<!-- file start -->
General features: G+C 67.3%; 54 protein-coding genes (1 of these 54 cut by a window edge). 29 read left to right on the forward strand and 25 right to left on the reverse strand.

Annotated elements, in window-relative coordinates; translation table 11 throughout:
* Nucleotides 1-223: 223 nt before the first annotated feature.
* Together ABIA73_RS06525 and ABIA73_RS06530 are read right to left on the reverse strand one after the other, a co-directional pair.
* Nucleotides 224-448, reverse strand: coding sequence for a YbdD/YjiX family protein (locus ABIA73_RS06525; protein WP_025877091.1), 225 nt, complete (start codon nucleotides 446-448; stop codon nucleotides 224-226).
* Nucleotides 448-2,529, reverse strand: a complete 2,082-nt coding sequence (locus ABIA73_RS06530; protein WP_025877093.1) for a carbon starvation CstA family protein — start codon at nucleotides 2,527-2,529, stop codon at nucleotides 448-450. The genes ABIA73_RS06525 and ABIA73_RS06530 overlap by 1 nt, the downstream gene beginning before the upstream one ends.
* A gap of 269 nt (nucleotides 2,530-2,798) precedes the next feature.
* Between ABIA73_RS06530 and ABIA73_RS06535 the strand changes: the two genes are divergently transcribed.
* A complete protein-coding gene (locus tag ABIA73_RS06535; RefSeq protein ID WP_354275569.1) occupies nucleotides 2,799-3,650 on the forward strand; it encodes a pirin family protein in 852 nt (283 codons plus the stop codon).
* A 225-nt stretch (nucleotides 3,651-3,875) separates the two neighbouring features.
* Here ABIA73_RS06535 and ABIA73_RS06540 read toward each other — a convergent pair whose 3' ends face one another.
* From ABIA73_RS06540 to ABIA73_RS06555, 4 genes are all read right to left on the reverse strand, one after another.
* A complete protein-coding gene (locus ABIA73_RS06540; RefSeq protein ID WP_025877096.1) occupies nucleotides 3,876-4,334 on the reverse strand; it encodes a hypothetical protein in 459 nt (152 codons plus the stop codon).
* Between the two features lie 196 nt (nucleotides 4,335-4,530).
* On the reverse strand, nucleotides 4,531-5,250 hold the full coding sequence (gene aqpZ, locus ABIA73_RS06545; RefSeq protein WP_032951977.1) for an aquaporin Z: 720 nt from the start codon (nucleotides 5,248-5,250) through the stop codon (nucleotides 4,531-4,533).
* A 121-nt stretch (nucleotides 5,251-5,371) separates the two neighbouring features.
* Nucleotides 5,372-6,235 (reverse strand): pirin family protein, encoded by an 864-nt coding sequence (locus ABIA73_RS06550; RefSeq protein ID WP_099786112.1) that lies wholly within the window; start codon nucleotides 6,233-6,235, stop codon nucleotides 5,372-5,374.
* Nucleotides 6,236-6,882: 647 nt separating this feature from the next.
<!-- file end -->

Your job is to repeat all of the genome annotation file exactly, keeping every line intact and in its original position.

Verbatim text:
General features: G+C 67.3%; 54 protein-coding genes (1 of these 54 cut by a window edge). 29 read left to right on the forward strand and 25 right to left on the reverse strand.

Annotated elements, in window-relative coordinates; translation table 11 throughout:
* Nucleotides 1-223: 223 nt before the first annotated feature.
* Together ABIA73_RS06525 and ABIA73_RS06530 are read right to left on the reverse strand one after the other, a co-directional pair.
* Nucleotides 224-448, reverse strand: coding sequence for a YbdD/YjiX family protein (locus ABIA73_RS06525; protein WP_025877091.1), 225 nt, complete (start codon nucleotides 446-448; stop codon nucleotides 224-226).
* Nucleotides 448-2,529, reverse strand: a complete 2,082-nt coding sequence (locus ABIA73_RS06530; protein WP_025877093.1) for a carbon starvation CstA family protein — start codon at nucleotides 2,527-2,529, stop codon at nucleotides 448-450. The genes ABIA73_RS06525 and ABIA73_RS06530 overlap by 1 nt, the downstream gene beginning before the upstream one ends.
* A gap of 269 nt (nucleotides 2,530-2,798) precedes the next feature.
* Between ABIA73_RS06530 and ABIA73_RS06535 the strand changes: the two genes are divergently transcribed.
* A complete protein-coding gene (locus tag ABIA73_RS06535; RefSeq protein ID WP_354275569.1) occupies nucleotides 2,799-3,650 on the forward strand; it encodes a pirin family protein in 852 nt (283 codons plus the stop codon).
* A 225-nt stretch (nucleotides 3,651-3,875) separates the two neighbouring features.
* Here ABIA73_RS06535 and ABIA73_RS06540 read toward each other — a convergent pair whose 3' ends face one another.
* From ABIA73_RS06540 to ABIA73_RS06555, 4 genes are all read right to left on the reverse strand, one after another.
* A complete protein-coding gene (locus ABIA73_RS06540; RefSeq protein ID WP_025877096.1) occupies nucleotides 3,876-4,334 on the reverse strand; it encodes a hypothetical protein in 459 nt (152 codons plus the stop codon).
* Between the two features lie 196 nt (nucleotides 4,335-4,530).
* On the reverse strand, nucleotides 4,531-5,250 hold the full coding sequence (gene aqpZ, locus ABIA73_RS06545; RefSeq protein WP_032951977.1) for an aquaporin Z: 720 nt from the start codon (nucleotides 5,248-5,250) through the stop codon (nucleotides 4,531-4,533).
* A 121-nt stretch (nucleotides 5,251-5,371) separates the two neighbouring features.
* Nucleotides 5,372-6,235 (reverse strand): pirin family protein, encoded by an 864-nt coding sequence (locus ABIA73_RS06550; RefSeq protein ID WP_099786112.1) that lies wholly within the window; start codon nucleotides 6,233-6,235, stop codon nucleotides 5,372-5,374.
* Nucleotides 6,236-6,882: 647 nt separating this feature from the next.